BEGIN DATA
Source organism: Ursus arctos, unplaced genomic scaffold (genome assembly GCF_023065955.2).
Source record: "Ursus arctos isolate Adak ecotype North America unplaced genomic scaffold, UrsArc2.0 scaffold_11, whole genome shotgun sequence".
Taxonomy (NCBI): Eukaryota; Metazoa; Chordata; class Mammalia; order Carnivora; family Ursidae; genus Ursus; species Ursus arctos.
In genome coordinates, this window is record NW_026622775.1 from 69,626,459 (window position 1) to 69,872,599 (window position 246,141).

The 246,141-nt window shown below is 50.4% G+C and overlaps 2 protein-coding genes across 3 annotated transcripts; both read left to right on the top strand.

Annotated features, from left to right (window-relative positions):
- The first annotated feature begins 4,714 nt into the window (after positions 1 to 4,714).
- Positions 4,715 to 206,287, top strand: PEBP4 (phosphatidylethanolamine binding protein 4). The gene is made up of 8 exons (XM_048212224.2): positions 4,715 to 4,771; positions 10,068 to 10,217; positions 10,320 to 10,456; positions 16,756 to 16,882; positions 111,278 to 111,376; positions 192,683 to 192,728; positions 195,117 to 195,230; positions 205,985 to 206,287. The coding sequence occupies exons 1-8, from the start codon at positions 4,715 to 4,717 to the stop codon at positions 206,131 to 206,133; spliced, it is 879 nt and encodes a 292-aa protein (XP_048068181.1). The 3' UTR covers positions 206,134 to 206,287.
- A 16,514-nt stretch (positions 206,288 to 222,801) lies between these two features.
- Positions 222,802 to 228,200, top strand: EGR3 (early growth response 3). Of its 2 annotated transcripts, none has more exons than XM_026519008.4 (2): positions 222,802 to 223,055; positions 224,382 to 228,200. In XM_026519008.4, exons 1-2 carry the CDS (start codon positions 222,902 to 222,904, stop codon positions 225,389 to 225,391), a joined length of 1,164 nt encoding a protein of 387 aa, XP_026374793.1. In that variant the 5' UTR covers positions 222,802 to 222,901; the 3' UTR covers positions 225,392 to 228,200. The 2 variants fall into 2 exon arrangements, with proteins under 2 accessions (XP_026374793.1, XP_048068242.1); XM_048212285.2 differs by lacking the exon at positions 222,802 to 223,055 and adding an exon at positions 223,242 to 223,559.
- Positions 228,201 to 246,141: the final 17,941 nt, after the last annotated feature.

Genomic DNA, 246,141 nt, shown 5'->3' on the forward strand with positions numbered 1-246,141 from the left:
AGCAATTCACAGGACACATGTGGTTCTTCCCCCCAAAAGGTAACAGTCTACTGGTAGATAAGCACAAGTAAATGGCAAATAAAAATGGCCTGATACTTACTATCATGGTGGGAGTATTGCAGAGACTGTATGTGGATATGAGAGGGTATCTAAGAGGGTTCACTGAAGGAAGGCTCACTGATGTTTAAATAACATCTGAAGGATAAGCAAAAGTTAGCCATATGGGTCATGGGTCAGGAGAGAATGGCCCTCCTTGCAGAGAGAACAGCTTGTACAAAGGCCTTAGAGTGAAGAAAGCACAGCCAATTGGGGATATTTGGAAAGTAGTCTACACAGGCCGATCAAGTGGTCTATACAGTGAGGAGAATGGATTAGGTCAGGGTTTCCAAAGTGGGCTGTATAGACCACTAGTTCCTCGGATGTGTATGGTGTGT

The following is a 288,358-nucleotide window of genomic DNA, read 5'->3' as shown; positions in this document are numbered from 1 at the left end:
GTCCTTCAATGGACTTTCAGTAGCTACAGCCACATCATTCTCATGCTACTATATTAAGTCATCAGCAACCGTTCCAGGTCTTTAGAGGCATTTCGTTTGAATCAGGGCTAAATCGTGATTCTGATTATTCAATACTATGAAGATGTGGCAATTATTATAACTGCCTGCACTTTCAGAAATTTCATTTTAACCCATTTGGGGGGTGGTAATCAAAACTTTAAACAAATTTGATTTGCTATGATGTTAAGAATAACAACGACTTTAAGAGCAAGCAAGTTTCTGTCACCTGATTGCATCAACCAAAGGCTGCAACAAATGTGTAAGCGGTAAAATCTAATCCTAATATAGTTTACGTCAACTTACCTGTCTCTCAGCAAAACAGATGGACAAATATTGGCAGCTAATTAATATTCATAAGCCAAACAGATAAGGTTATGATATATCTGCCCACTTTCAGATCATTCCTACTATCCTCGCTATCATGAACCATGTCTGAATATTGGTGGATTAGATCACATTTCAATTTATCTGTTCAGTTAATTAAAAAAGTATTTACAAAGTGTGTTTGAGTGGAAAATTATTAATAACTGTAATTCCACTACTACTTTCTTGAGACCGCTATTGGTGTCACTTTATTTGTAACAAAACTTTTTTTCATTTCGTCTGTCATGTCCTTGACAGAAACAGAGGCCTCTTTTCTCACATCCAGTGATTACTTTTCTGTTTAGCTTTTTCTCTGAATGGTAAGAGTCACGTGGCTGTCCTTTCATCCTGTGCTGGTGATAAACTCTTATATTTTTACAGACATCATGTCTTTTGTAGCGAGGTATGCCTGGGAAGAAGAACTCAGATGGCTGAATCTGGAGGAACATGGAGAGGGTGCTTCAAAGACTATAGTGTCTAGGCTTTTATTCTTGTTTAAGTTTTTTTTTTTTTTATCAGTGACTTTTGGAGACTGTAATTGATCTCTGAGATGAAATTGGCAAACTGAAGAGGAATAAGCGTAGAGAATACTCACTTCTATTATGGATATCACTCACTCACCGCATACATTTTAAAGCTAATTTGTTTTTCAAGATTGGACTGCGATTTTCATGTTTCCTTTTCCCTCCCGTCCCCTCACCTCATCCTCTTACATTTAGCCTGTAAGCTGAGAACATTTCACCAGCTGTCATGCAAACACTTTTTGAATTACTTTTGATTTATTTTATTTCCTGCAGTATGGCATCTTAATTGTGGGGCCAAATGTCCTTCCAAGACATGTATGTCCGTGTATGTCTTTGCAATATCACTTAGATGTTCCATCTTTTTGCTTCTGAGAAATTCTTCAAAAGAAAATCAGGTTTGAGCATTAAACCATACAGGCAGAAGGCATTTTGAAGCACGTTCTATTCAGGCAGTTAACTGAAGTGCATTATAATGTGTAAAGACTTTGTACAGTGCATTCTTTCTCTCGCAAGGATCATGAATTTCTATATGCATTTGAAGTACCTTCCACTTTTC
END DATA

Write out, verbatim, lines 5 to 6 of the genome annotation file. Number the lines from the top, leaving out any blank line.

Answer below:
The 246,141-nt window shown below is 50.4% G+C and overlaps 2 protein-coding genes across 3 annotated transcripts; both read left to right on the top strand.

Annotated features, from left to right (window-relative positions):